Let’s get the sewage out of the sound

Posted on February 3, 2017 by Linda Young

A New Year is shaping up to be a year of major changes and probably more surprises. Most happenings on the state and national level are out of our control. We are all hoping for the best for our nation.
Locally, we have opportunities to get involved with decisions being made and by working together, to create a brighter future for our communty. I see some important decisions on the horizon about which I hope we will have vigorous discussions and even debates, if necessary. Proposals to solve flooding and drainage problems at Holley-By-The-Sea concern everyone. Also the issue of the Holley Navarre Water System’s lack of adequate disposal options. Then the perennial question/quandary of what to do with the sewage effluent at Navarre Beach?
The County-owned sewage treatment plant on the island is now and has always discharged its partially treated sewage effluent into Santa Rosa Sound. The permit for this discharge, issued in 2013 will expire in 2018. Before then, decisions should be made about how to remove the effluent from the Sound, and finding a more environmentally safe location for disposal.
Navarre and Pensacola Beaches are the ONLY beach communities in the entire state that still discharge sewage effluent where people are swimming, fishing and recreating in the water. That’s embarrassing!!! It’s a bad practice and should have stopped long ago. The question is: what to do with it. The County seems to like the idea of giving the sewage to Holley Navarre Water System. Really commissioners? You know full well that it will end up in the Sound anyway. One commissioner was even quoted in a newspaper article on the subject saying this and lamenting over what a non-solution that would be. He’s right. It’s going from the frying pan to the fire in my opinion. Here’s one reason why.
Currently, the County’s discharge permit allows up to 9 mg/l of nitrogen in the effluent. That’s at least 10 times higher than it should be if it belonged there at all. That nitrogen causes algal blooms, which cloud the water, then rot and suck the oxygen from the water which kills fish and other aquatic life. Holley Navarre Water System’s current permit allows 12 mg/l of nitrogen based on the idea that the effluent is being sprayed on a golf course and the nitrogen is being consumed by grass. That’s partially true and partially wishful thinking. Much of the effluent is being dumped into holes in ground here and there around Navarre and Holley where it moves through our sandy soil, to nearby water ways at a rate of 20 feet per hour. The golf course is oversprayed and that effluent picks up toxic pesticides and herbicides and travels offsight, eventually going into Class II shellfish waters in East Bay.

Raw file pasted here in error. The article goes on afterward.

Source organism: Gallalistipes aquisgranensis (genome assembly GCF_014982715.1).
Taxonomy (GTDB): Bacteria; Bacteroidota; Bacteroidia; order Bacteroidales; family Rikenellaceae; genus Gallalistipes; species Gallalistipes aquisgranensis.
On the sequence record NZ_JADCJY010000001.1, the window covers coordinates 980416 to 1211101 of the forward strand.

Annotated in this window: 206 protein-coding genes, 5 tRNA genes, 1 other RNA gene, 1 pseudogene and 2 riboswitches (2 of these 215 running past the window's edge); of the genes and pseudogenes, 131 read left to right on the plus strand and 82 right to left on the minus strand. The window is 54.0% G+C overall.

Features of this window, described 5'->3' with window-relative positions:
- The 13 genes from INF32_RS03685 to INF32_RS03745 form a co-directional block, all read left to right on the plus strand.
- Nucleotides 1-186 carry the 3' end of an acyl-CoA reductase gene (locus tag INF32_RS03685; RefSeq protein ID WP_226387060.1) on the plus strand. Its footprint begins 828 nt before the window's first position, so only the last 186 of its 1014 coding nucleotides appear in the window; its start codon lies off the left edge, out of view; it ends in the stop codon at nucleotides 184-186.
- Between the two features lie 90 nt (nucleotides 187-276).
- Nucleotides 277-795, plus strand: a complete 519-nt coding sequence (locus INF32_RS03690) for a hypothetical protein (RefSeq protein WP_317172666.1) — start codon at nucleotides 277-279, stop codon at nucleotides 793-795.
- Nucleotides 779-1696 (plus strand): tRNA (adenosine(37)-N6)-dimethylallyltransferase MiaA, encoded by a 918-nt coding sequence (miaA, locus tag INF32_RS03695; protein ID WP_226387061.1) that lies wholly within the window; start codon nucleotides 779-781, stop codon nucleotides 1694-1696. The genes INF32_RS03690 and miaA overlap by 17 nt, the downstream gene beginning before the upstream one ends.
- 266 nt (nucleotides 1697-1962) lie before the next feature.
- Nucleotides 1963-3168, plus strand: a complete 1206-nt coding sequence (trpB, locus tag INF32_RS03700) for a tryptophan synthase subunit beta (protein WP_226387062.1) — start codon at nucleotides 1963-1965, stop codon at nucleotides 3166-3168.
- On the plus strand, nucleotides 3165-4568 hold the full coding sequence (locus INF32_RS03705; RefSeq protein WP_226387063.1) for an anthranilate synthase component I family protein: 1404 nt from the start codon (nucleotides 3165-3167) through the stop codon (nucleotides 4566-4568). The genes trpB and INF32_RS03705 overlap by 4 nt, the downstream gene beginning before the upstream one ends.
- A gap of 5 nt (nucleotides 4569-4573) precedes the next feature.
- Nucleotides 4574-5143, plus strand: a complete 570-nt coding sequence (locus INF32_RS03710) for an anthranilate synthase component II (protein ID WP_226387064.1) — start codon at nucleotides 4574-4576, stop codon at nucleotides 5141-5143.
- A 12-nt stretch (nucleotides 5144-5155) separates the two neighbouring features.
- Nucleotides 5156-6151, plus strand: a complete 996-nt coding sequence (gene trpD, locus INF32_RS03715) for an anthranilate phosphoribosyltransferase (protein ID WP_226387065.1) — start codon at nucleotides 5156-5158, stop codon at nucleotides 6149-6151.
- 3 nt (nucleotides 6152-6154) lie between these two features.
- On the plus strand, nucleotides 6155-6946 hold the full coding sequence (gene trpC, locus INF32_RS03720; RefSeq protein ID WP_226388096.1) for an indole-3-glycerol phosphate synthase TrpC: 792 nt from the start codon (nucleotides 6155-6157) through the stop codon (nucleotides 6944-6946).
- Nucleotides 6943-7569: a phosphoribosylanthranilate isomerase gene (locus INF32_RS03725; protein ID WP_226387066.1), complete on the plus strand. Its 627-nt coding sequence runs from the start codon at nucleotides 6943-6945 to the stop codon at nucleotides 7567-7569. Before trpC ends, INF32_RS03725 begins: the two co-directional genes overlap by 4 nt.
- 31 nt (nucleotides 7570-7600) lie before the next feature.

There have been discussions about sending the effluent to Eglin Air Force base many miles up Hwy. 87, which might be a great idea, if the Air Force is willing to consider this. The most recent information I have is that the Air Force is no longer interested in this proposition.
This is a major issue that needs a county-wide, transparent discussion as a lasting and responsible decision will likely require money and big changes. We cannot depend on the state DEP to be helpful. They checked out of the environmental protection business several years ago. The federal EPA has been helpful in terms of the scientists at the Pensacola Beach lab who do monitoring and reports. They have reported for quite some time that the Sound is in serious decline. They don’t do permitting or enforcement and the folks in Atlanta, who could step in and take decisive action have not, and certainly will not with the incoming administration’s apparent dislike of environmental regulations.
This leaves our local governments to sort this out. They seem concerned but I’m unsure if anyone will be willing to take the lead on this without a lot of pressure from their constituents. That’s us folks. We have to let our local elected officials know that we expect them to take this issue seriously. If we let Santa Rosa Sound continue to decline, it will soon look like the Indian River Lagoon. The economic impact alone would be devastating to our county. The future of our waters and our community would be questionable at best. We have about one year to come up with a plan and the money to implement it. Contact your commissioners and let them know you want them to get moving on this!